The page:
The committee treasurer is responsible for examining all contributions to ensure that they are neither prohibited nor excessive. In order to determine whether a contribution exceeds the contributor’s limit, the contribution must be aggregated with any others made by the contributor to the committee or its affiliates during the calendar year.
If it is deposited, the treasurer must:
- Keep enough money in the committee’s account to cover the potential refund or establish a separate account for such contributions.
- Keep a record explaining why the contribution may be illegal and include this explanation on Schedule A if the contribution has to be itemized before its legality is established.
- In the case of an excessive contribution, obtain a reattribution of the excessive portion or refund it to the contributor.
- In the case of a possibly prohibited contribution, confirm its legality or refund it.
If a committee treasurer deposits a contribution that appears to come from a prohibited source, he or she has 30 days from the date of the contribution’s receipt to:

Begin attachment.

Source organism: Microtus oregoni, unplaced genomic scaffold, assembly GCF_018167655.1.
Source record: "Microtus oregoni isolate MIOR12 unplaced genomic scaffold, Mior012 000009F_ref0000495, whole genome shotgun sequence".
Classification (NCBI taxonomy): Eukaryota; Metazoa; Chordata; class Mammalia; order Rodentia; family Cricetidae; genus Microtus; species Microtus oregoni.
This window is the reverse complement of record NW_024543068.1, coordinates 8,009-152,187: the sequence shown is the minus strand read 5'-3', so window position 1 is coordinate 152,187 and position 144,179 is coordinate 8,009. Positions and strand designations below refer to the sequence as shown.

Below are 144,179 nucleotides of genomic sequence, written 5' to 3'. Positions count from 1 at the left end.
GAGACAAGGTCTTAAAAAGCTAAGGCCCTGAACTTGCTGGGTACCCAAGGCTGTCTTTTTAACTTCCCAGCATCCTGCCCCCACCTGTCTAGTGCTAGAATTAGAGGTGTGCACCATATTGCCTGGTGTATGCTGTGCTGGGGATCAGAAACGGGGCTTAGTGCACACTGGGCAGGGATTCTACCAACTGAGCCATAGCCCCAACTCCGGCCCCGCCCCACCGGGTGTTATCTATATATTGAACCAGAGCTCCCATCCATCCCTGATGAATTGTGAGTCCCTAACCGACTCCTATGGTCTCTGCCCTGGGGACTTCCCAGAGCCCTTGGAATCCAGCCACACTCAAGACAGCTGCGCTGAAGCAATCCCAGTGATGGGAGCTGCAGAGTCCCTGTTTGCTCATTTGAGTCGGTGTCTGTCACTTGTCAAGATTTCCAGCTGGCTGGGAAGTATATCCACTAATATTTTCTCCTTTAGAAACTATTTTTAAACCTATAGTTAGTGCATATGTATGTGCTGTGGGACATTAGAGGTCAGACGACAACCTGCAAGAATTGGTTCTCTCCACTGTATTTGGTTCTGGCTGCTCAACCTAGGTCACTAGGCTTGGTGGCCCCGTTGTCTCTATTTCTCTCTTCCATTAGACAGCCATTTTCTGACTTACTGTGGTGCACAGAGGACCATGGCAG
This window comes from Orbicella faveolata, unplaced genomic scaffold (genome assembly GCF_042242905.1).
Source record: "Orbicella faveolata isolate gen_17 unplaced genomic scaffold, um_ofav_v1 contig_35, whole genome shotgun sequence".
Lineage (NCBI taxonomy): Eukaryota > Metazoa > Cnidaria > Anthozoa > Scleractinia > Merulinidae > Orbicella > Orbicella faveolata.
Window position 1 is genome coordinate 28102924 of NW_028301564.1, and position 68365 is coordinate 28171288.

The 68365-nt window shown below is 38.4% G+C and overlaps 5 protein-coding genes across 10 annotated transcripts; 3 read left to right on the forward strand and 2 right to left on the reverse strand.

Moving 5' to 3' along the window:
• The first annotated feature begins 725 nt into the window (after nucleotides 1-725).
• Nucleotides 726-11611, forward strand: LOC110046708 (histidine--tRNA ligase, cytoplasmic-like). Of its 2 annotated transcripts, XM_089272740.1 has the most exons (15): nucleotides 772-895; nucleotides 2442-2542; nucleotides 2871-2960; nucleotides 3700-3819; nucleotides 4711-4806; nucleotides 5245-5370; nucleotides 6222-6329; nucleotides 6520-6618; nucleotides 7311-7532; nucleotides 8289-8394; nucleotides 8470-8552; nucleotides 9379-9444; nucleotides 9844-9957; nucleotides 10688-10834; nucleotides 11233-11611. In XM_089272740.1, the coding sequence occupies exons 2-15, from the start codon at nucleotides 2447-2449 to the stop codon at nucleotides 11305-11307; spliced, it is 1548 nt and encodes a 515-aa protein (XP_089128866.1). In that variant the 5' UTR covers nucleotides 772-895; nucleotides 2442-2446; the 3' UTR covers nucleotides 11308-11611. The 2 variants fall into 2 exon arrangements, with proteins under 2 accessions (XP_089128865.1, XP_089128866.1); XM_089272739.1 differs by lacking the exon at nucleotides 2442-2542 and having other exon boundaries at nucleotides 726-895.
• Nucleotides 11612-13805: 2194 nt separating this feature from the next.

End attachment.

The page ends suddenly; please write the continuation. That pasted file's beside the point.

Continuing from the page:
- Confirm the legality of the contribution; or
- Refund the contribution.
As evidence of legality, the treasurer should obtain a written statement from the contributor explaining why the contribution is legal. Alternatively, the treasurer may obtain an oral explanation by telephone and keep a written record of the conversation.
Late discovery of prohibited contribution
If a treasurer discovers that a previously deposited contribution came from a prohibited source, he or she must refund the contribution within 30 days of making the discovery. This situation might arise, for example, if the treasurer learned that a past contribution was made by a foreign national.
If the committee does not have sufficient funds to refund the contribution when the illegality is discovered, the treasurer must use the next funds the committee receives.